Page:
Saturday, June 22, 2024

What are the top best demurrage practices in your routine?

Thanks to Voyager for raising this interesting question and considering my brief comments below on this exciting topic.

Question: “What are the best practices you apply in your routine while working with demurrage?

One must paint the whole picture of demurrage; knowledge of the entire process is key to establishing and applying proper practices while working with demurrage. Therefore, the “Applied demurrage practices” should be checked against the whole process: from pre-fixture negotiations to dispute resolution and process evaluation & improvement to add value. 

To address this question and for easy reference, the above image briefly illustrates the demurrage practices in my routine. In particular,  it highlights the need for (i) good knowledge and understanding of market & trade practices, (ii) teamwork, i.e. collaboration with various departments within the company and 3rd parties, e.g. port agents, experts, P&I Correspondents, etc.,(iii) proper ship-shore communication and (iv) continuous process evaluation and improvement that adds value. Finally, on the right side, it reflects the whole process of demurrage, as follows.

Pre-Fixture: consider amendments or incorporation of clauses or commercial terms to the contract; potential ambiguities or inconsistencies lead to disputes. Keep up to date with market changes and developments, e.g. new proposed clauses (see BIMCO) given the evolving emissions regime or for other matters, case law and arbitration awards, P&I Club circulars, seminars, etc. Pay attention to specific details or limitations about the expected employment by making proper inquiries to agents or other parties. For example, the delays at the JCC inspection area before or after leaving Black Sea caused significant demurrage disputes, the new proposed clauses dealing with decarbonisation require further consideration, etc.

Post-Fixture: follow up with other departments on the proper performance of the contract, with particular consideration to notice provisions, cancelling clauses, Vessel’s nomination clauses (TBN) within the agreed periods and reconfirmation/substitution by other parties, compliance with the specific warranties given under the contract, declaration of port rotation (if any), etc. Also, guide the master constantly and ensure compliance with the instructions: when and where to tender NOR, whether to increase speed to arrive within a specific date/ time to tender NOR, inaccuracies in SOF or remarks to be inserted timely before the ship’s departure, documents to be submitted or evidence collected concerning potential disputes, etc.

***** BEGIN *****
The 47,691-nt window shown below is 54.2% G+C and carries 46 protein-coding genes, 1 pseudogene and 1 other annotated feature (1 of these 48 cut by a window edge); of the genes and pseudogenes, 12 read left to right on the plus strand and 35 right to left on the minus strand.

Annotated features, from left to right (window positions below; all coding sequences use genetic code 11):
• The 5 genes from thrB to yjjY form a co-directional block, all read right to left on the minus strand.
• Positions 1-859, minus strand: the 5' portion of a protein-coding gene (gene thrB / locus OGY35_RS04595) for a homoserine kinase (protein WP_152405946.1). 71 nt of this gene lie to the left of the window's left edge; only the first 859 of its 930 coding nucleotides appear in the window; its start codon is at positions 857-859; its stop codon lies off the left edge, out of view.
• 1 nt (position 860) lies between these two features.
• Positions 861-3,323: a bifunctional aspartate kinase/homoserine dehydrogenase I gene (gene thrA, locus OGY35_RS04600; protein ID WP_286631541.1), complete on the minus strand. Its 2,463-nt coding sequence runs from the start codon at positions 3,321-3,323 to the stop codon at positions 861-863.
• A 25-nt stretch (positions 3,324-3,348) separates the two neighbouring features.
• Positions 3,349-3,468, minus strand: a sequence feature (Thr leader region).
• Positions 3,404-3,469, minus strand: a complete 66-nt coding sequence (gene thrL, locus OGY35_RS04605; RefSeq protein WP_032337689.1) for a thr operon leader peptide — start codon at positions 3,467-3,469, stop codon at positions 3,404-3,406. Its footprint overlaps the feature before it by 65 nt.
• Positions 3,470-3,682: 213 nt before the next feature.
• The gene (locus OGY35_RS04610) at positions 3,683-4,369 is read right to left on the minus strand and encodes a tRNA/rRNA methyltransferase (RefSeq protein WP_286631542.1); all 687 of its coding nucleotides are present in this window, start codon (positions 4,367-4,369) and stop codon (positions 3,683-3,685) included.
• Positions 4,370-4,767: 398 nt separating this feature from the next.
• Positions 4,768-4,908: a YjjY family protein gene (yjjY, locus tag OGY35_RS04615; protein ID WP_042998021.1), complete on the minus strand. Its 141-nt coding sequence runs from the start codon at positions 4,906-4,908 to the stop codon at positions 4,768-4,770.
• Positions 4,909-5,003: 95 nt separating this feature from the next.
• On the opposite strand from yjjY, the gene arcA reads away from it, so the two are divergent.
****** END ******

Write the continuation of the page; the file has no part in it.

Demurrage Collection: comply strictly with time bar provisions, pre-conditions to pay demurrage, interim payments of demurrage, proper submission of documents along with your demurrage claim and consideration of special agreements upon preparing laytime calculations, e.g. cross-check with the Vessel’s operator and chartering team before issuing the demurrage statement. For example, the parties agreed to amend the laycan dates with NOR to be tender earlier or added another port of loading or discharging (reversible, shifting time?) or declared the demurrage rate with the Vessel’s nomination/ acceptance or reached a special agreement when the Vessel waited for orders or during the period of delay given that Owners exercised a lien for unpaid freight, etc.

Dispute Resolution: this may become more complex and depends on many factors not referred to below. Again, it requires collaboration with other departments because, in most cases, the parties may settle easier when the commercial departments discuss the issue directly and preserve business relations. When this fails, how to resolve the dispute is a matter of further consideration having regard to the disputed amount, the dispute resolution options and the counterparty. Therefore, the dispute resolution provisions should always be carefully considered as these provisions may affect the party’s right to recover or significantly delay the claimed demurrage collection. For example, in some cases, the relevant clause contained pre-conditions to arbitrate, which prolonged settlement and payment of demurrage. In other cases, the clause was poorly drafted or included procedural arbitral rules unfamiliar to the parties. These prompted settlement after making discounts on the claimed demurrage amount.

Entire Process Evaluation: highlight both the drawbacks and benefits of the process; continuous evaluation and feedback are essential features of this vital stage. Suggest potential corrective actions to prevent mistakes in similar cases, e.g. issues with contract drafting/ interpretation, lack of proper communication with the ship for SOF matters or other voyage instructions or collection of evidence in similar disputes, etc. Notably,  I focus more on evaluating and improving the entire process; based on experience, this is an often neglected part by the parties leading to the same mistakes repeatedly. Besides, this is not without its challenges; likely a topic for another discussion.

*The above list is not exhaustive.

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